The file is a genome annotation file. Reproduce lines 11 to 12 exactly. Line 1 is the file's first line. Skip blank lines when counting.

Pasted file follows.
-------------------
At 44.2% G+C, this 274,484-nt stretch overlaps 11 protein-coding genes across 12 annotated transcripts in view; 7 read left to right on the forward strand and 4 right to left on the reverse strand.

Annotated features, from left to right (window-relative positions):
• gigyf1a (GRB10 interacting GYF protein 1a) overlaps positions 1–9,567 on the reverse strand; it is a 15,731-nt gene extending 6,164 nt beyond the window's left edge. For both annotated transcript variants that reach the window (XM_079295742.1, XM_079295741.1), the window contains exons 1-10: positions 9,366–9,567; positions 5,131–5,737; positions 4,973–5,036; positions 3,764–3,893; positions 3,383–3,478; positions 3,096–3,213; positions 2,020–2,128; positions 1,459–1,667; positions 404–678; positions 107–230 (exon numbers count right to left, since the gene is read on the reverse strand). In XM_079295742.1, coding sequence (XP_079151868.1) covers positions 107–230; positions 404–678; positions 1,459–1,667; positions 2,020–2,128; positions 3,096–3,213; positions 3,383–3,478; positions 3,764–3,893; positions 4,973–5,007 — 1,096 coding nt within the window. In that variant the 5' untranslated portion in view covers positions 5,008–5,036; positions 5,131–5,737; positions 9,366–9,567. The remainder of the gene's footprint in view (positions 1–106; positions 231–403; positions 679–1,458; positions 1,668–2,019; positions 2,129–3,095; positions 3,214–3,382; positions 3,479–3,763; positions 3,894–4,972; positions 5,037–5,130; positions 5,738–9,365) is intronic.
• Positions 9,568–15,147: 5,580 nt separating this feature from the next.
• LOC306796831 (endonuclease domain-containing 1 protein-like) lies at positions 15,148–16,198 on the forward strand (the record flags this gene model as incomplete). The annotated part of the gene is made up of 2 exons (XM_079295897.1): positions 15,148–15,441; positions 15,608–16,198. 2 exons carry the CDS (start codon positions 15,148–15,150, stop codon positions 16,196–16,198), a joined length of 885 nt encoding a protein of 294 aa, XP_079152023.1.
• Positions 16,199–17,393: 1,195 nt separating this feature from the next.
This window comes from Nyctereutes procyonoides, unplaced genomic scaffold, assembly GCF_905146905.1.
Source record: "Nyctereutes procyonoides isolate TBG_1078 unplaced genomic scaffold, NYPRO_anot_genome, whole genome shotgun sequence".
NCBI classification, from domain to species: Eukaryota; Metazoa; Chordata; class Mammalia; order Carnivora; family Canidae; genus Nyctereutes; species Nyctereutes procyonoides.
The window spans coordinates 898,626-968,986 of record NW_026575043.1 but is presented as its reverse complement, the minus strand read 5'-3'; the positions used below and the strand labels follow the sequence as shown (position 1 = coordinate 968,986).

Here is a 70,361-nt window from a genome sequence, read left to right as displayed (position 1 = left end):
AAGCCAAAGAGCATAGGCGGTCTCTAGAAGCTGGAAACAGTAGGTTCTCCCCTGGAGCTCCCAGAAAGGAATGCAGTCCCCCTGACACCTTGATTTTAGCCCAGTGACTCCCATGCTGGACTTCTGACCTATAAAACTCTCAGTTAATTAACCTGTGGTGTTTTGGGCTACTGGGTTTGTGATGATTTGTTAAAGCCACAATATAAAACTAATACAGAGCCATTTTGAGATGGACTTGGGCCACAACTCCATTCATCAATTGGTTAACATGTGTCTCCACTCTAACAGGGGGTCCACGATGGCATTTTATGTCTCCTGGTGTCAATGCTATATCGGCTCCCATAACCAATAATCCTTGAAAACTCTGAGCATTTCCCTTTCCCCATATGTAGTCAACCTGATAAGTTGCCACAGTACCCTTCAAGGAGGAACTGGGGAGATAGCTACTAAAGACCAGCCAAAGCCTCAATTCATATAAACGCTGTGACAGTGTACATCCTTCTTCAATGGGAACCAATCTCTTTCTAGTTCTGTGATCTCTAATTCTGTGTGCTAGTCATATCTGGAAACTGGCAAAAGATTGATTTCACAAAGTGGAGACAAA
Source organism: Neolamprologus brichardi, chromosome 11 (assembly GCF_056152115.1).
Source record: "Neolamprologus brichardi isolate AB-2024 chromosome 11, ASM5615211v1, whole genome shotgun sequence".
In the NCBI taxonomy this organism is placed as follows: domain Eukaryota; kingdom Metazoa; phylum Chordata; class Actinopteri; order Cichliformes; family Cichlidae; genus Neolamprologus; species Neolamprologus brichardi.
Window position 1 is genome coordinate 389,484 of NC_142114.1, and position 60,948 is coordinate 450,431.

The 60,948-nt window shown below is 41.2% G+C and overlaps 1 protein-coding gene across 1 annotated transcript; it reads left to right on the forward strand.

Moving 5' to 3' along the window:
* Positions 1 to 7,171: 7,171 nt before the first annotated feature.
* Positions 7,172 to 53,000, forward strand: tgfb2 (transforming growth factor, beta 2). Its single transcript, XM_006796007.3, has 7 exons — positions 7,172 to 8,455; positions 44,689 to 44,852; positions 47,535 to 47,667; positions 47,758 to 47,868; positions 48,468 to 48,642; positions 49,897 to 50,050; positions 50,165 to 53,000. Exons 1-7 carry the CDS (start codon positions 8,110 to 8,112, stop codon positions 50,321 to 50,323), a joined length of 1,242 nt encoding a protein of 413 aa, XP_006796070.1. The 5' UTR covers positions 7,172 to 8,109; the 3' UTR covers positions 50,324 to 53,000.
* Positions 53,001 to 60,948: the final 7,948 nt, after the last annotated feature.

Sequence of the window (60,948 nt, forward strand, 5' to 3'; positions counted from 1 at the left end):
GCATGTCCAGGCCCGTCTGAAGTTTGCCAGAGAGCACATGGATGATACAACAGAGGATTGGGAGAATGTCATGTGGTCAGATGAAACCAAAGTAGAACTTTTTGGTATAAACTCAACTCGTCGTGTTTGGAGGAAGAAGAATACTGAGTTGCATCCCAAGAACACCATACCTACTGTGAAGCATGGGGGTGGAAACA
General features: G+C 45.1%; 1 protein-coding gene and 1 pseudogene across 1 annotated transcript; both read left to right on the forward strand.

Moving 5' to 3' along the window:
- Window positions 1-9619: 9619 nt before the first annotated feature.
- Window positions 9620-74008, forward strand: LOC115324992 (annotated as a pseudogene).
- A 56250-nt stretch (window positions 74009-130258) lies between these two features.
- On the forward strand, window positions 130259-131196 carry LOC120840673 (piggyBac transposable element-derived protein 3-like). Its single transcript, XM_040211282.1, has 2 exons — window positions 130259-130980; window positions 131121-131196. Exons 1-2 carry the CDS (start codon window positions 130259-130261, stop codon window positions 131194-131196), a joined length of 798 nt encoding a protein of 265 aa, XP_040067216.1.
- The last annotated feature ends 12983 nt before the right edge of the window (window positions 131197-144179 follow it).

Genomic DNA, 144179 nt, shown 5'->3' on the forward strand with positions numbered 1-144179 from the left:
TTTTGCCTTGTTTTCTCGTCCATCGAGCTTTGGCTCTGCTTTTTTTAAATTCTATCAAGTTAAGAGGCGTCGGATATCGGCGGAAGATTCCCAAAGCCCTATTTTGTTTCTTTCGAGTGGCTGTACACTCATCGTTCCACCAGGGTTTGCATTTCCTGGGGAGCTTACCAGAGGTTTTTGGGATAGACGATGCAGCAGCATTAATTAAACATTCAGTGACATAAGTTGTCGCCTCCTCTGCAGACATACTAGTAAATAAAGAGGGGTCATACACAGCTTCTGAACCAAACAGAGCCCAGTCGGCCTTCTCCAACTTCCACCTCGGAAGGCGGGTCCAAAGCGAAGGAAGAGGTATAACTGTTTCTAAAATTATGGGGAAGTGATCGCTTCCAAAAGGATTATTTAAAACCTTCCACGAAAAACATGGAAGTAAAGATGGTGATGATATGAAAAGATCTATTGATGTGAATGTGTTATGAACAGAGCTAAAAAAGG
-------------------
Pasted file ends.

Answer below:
Here is a 70,361-nt window from a genome sequence, read left to right as displayed (position 1 = left end):
AAGCCAAAGAGCATAGGCGGTCTCTAGAAGCTGGAAACAGTAGGTTCTCCCCTGGAGCTCCCAGAAAGGAATGCAGTCCCCCTGACACCTTGATTTTAGCCCAGTGACTCCCATGCTGGACTTCTGACCTATAAAACTCTCAGTTAATTAACCTGTGGTGTTTTGGGCTACTGGGTTTGTGATGATTTGTTAAAGCCACAATATAAAACTAATACAGAGCCATTTTGAGATGGACTTGGGCCACAACTCCATTCATCAATTGGTTAACATGTGTCTCCACTCTAACAGGGGGTCCACGATGGCATTTTATGTCTCCTGGTGTCAATGCTATATCGGCTCCCATAACCAATAATCCTTGAAAACTCTGAGCATTTCCCTTTCCCCATATGTAGTCAACCTGATAAGTTGCCACAGTACCCTTCAAGGAGGAACTGGGGAGATAGCTACTAAAGACCAGCCAAAGCCTCAATTCATATAAACGCTGTGACAGTGTACATCCTTCTTCAATGGGAACCAATCTCTTTCTAGTTCTGTGATCTCTAATTCTGTGTGCTAGTCATATCTGGAAACTGGCAAAAGATTGATTTCACAAAGTGGAGACAAA